faces would have been seen when they left the room. Furthermore, if the photos
were useless, why had the state asked the court to extend its permit to take
more secret photos for another two months? In the ruling, Rosen quoted trial
testimony by a police investigator who confirmed that the visitors’ faces could
be seen on their way out. It emerged that the prosecutors had never seen the
photos at all; they had allegedly relied on the statements of police
investigators who had seen the photos, and then gotten the information
The judge charged that “the state’s declarations were, at the very
least, based on half-truths.” In the case of the state’s witness, Leon Boiko,
Rosen concluded that the state had “distorted” the truth in declaring that Boiko
was not a state’s witness; it was being untruthful in declaring it had not
promised Boiko anything in return for his testimony, which incriminated Leder
Afterwards, prosecutor Tali Najari did admit that the
police had let Boiko know before his testimony that it would pay a fine of NIS
200,000 he owed to the income tax authority for income he failed to
In a statement to the court, Najari acknowledged that the state
“had erred regarding the information it gave…and in doing so misled, not
deliberately, the district and supreme courts.”
In an article in Monday’s
Yediot Aharonot entitled “Rot,” the former head of the Courts Administration and
Jerusalem District Court Judge Boaz Okun wrote, “The verdict given yesterday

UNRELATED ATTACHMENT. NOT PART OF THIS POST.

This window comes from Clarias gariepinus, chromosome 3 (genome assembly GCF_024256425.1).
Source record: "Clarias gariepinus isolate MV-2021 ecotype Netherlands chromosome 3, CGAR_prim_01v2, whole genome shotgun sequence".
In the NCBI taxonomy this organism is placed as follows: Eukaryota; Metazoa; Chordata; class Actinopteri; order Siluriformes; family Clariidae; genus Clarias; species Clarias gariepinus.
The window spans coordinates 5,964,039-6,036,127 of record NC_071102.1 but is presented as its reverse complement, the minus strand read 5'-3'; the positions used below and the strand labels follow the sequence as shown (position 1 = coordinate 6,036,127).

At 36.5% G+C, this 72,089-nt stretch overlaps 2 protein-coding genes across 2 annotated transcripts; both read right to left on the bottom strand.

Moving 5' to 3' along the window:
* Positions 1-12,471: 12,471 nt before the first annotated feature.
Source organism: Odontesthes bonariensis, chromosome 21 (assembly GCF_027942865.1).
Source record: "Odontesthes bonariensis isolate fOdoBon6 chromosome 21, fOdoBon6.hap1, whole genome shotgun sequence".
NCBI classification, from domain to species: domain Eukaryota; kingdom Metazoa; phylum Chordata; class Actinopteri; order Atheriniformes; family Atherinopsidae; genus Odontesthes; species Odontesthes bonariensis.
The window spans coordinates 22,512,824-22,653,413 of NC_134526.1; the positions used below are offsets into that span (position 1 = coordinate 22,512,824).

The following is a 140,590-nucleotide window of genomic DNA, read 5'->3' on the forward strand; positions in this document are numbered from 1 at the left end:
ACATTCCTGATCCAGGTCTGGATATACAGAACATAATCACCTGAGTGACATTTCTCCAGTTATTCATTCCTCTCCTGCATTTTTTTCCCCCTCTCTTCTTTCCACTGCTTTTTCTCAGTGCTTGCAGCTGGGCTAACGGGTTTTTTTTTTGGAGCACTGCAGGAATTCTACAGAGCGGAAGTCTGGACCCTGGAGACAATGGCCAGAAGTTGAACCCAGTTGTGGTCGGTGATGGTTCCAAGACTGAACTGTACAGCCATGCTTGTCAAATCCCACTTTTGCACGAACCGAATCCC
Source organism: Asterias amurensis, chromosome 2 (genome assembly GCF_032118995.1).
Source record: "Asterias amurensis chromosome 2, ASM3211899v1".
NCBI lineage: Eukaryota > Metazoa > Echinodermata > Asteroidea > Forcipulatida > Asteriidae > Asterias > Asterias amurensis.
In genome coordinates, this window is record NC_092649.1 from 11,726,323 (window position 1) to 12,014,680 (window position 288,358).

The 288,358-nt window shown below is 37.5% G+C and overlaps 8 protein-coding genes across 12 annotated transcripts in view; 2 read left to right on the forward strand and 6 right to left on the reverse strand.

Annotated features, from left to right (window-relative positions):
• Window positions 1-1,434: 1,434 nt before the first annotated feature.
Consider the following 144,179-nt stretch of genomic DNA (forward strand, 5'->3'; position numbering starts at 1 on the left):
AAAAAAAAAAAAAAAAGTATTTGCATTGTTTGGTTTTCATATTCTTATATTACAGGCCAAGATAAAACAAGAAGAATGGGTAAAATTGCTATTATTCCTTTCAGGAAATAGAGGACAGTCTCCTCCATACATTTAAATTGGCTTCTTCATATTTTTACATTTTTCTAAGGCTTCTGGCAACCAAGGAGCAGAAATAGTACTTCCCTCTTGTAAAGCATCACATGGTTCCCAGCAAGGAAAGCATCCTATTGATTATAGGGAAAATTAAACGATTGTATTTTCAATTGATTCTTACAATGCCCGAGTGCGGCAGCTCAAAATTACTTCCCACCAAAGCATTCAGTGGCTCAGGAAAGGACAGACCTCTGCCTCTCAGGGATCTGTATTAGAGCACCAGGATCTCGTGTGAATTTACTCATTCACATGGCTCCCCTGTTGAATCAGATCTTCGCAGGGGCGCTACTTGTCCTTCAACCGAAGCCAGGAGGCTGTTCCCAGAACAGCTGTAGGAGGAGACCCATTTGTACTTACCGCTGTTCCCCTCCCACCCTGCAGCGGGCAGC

[Sunday] minced no words and served as a warning, but it is not the only such
Recent court decisions paint a grim and frightening picture of
a black wind blowing through the corridors of the prosecution, expressing itself
in overeagerness to convict, in statements that are half-truths and in
Okun warned that the prosecution itself may become
rotten “because there is no mechanism of oversight, no learning the lessons of
the affair and no accepting of responsibility. No prosecutor is asked to be
accountable because the prosecution is above everything.”
Justice Ministry issued a statement saying it is “studying the court’s ruling.
However, already from first reading, it appears the state disagrees with some of
the court’s findings.
“We must stress the importance of filing the
indictment and conducting the case, which is one of the first against bank
officers in accordance with Paragraph 3 of the Prohibition of Money- Laundering
Law. Bank officers are the front-line guards, the first link in the chain of
reporting which banks must do in the international struggle against
money-laundering and terror financing.
This is the reason why it is so
important to press charges, given the potential for harm that can be caused the
state and its economy.
“The comments made by the court regarding the
conduct of the prosecution were discussed in court – after the court, as is its
practice, raised the matter. Since the state’s disclosures were made, discussed
and even published, the proper conclusions were reached and lessons
“The prosecution does not believe the defense of the defendants
was so badly damaged as to justify the cancellation of the indictment. And from
a first reading of the court’s decision, it seems that the court did not discuss
in detail the degree of the damage that incurred.
“We are concerned with
an investigation in which enormous amounts of material were gathered, and it is
only natural that when dealing with so great a volume, mistakes will happen.
With all due respect, one should not accept the approach that mistakes which did
no damage to the defendant’s defense should lead to the cancellation of the
“Despite the acquittal, we hope the message will get through
– that bank employees are not immune from criminal trial, and that the
obligation to report applies to every citizen of the state as part of the
struggle against money-laundering and terror financing.
In this context,
the prosecution welcomes the establishment of an economic court, and is
considering bringing money-laundering cases before it.”